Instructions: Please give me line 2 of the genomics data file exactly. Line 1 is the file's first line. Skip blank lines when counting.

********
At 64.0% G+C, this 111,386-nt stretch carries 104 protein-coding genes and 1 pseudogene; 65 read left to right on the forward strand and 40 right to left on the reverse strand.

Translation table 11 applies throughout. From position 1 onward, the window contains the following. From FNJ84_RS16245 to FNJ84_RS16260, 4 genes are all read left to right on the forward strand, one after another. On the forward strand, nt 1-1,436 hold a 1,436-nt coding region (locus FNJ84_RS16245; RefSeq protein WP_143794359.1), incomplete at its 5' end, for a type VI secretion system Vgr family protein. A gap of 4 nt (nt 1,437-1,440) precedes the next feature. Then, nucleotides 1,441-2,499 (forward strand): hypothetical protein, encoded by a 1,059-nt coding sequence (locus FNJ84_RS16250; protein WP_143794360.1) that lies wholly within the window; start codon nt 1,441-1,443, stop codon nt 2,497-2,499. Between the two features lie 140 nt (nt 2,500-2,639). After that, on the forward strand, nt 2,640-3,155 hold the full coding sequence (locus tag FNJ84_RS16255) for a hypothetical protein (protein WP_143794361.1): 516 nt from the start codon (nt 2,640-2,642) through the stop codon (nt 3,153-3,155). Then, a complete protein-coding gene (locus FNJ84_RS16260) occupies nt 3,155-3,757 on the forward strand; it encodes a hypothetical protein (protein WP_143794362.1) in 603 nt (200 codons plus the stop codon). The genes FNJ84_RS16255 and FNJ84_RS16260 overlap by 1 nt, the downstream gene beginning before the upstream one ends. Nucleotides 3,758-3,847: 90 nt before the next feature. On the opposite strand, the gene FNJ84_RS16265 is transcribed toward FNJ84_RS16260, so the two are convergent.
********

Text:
Translation table 11 applies throughout. From position 1 onward, the window contains the following. From FNJ84_RS16245 to FNJ84_RS16260, 4 genes are all read left to right on the forward strand, one after another. On the forward strand, nt 1-1,436 hold a 1,436-nt coding region (locus FNJ84_RS16245; RefSeq protein WP_143794359.1), incomplete at its 5' end, for a type VI secretion system Vgr family protein. A gap of 4 nt (nt 1,437-1,440) precedes the next feature. Then, nucleotides 1,441-2,499 (forward strand): hypothetical protein, encoded by a 1,059-nt coding sequence (locus FNJ84_RS16250; protein WP_143794360.1) that lies wholly within the window; start codon nt 1,441-1,443, stop codon nt 2,497-2,499. Between the two features lie 140 nt (nt 2,500-2,639). After that, on the forward strand, nt 2,640-3,155 hold the full coding sequence (locus tag FNJ84_RS16255) for a hypothetical protein (protein WP_143794361.1): 516 nt from the start codon (nt 2,640-2,642) through the stop codon (nt 3,153-3,155). Then, a complete protein-coding gene (locus FNJ84_RS16260) occupies nt 3,155-3,757 on the forward strand; it encodes a hypothetical protein (protein WP_143794362.1) in 603 nt (200 codons plus the stop codon). The genes FNJ84_RS16255 and FNJ84_RS16260 overlap by 1 nt, the downstream gene beginning before the upstream one ends. Nucleotides 3,758-3,847: 90 nt before the next feature. On the opposite strand, the gene FNJ84_RS16265 is transcribed toward FNJ84_RS16260, so the two are convergent.